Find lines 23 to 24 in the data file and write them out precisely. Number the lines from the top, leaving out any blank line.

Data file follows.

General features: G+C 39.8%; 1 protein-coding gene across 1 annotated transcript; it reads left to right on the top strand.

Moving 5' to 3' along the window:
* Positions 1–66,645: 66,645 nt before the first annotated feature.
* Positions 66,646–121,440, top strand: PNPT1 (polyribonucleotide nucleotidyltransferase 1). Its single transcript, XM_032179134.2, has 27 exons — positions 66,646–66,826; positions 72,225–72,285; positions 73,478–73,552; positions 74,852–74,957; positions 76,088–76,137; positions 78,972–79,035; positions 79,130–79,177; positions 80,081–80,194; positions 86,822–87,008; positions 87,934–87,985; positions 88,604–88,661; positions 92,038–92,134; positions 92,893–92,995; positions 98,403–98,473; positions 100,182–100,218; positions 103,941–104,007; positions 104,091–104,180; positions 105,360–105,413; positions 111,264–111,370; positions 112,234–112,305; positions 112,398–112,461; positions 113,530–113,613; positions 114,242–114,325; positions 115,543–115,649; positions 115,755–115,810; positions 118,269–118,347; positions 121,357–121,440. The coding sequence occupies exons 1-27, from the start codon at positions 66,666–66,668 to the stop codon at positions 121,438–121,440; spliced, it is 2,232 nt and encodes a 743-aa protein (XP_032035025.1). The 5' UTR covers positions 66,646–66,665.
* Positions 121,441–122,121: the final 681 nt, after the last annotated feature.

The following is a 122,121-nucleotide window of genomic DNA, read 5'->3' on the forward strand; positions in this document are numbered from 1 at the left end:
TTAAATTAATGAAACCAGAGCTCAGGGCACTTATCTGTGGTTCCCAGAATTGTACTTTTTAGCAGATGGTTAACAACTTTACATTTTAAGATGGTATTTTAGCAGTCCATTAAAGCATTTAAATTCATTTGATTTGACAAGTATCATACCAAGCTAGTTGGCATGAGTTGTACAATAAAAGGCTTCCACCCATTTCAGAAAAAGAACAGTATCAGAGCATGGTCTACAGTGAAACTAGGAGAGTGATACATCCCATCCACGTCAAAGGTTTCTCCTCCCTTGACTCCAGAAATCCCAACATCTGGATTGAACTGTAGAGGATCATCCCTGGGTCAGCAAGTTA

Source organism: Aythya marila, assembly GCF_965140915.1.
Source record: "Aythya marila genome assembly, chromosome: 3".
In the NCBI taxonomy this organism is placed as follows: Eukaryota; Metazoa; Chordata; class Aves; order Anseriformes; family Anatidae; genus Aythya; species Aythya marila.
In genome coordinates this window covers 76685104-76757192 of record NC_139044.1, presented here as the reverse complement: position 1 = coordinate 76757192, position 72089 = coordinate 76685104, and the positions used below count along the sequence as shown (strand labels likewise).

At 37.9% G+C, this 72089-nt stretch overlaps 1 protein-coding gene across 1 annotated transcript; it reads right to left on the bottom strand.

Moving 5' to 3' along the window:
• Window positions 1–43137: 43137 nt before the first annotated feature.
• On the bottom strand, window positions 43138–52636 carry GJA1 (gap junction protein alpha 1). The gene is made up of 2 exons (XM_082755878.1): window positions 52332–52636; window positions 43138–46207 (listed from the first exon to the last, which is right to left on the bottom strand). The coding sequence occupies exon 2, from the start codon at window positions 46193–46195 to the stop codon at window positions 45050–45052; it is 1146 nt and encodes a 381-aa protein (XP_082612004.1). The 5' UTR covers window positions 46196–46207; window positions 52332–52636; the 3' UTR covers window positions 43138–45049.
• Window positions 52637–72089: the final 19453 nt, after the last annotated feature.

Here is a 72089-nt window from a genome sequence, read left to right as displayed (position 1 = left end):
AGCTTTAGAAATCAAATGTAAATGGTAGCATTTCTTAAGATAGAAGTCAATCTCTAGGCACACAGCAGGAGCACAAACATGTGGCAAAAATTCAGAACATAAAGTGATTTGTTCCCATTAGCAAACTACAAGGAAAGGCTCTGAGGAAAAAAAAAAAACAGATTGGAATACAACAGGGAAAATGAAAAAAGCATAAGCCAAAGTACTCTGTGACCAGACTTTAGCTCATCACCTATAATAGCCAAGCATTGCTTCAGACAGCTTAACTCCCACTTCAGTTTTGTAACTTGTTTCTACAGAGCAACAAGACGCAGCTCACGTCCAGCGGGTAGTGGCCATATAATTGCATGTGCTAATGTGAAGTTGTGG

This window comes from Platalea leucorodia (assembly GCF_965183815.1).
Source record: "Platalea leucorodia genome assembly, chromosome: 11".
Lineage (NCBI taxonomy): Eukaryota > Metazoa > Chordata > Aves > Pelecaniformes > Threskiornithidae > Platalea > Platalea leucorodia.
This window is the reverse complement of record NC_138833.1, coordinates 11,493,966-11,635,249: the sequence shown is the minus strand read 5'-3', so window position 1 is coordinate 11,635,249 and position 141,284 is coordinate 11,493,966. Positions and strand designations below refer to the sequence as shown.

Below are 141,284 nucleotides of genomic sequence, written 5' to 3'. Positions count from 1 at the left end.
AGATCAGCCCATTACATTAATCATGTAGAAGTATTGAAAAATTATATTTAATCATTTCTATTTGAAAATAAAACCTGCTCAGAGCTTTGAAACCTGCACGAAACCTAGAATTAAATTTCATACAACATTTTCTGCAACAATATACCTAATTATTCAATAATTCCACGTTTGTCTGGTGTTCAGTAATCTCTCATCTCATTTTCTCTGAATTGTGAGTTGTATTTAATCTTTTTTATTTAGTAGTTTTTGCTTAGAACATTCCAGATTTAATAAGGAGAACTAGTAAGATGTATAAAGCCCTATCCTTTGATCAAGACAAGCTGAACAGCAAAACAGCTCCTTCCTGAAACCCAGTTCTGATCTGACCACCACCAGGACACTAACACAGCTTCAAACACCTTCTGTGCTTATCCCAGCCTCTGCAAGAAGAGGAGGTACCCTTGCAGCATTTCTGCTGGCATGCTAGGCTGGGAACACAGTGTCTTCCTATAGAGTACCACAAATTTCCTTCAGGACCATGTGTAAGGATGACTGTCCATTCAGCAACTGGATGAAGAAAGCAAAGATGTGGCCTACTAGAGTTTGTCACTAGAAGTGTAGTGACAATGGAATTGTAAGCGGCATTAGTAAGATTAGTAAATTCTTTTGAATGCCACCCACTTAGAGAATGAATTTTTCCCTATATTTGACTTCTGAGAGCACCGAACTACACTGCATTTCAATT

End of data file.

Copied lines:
Below are 141,284 nucleotides of genomic sequence, written 5' to 3'. Positions count from 1 at the left end.
AGATCAGCCCATTACATTAATCATGTAGAAGTATTGAAAAATTATATTTAATCATTTCTATTTGAAAATAAAACCTGCTCAGAGCTTTGAAACCTGCACGAAACCTAGAATTAAATTTCATACAACATTTTCTGCAACAATATACCTAATTATTCAATAATTCCACGTTTGTCTGGTGTTCAGTAATCTCTCATCTCATTTTCTCTGAATTGTGAGTTGTATTTAATCTTTTTTATTTAGTAGTTTTTGCTTAGAACATTCCAGATTTAATAAGGAGAACTAGTAAGATGTATAAAGCCCTATCCTTTGATCAAGACAAGCTGAACAGCAAAACAGCTCCTTCCTGAAACCCAGTTCTGATCTGACCACCACCAGGACACTAACACAGCTTCAAACACCTTCTGTGCTTATCCCAGCCTCTGCAAGAAGAGGAGGTACCCTTGCAGCATTTCTGCTGGCATGCTAGGCTGGGAACACAGTGTCTTCCTATAGAGTACCACAAATTTCCTTCAGGACCATGTGTAAGGATGACTGTCCATTCAGCAACTGGATGAAGAAAGCAAAGATGTGGCCTACTAGAGTTTGTCACTAGAAGTGTAGTGACAATGGAATTGTAAGCGGCATTAGTAAGATTAGTAAATTCTTTTGAATGCCACCCACTTAGAGAATGAATTTTTCCCTATATTTGACTTCTGAGAGCACCGAACTACACTGCATTTCAATT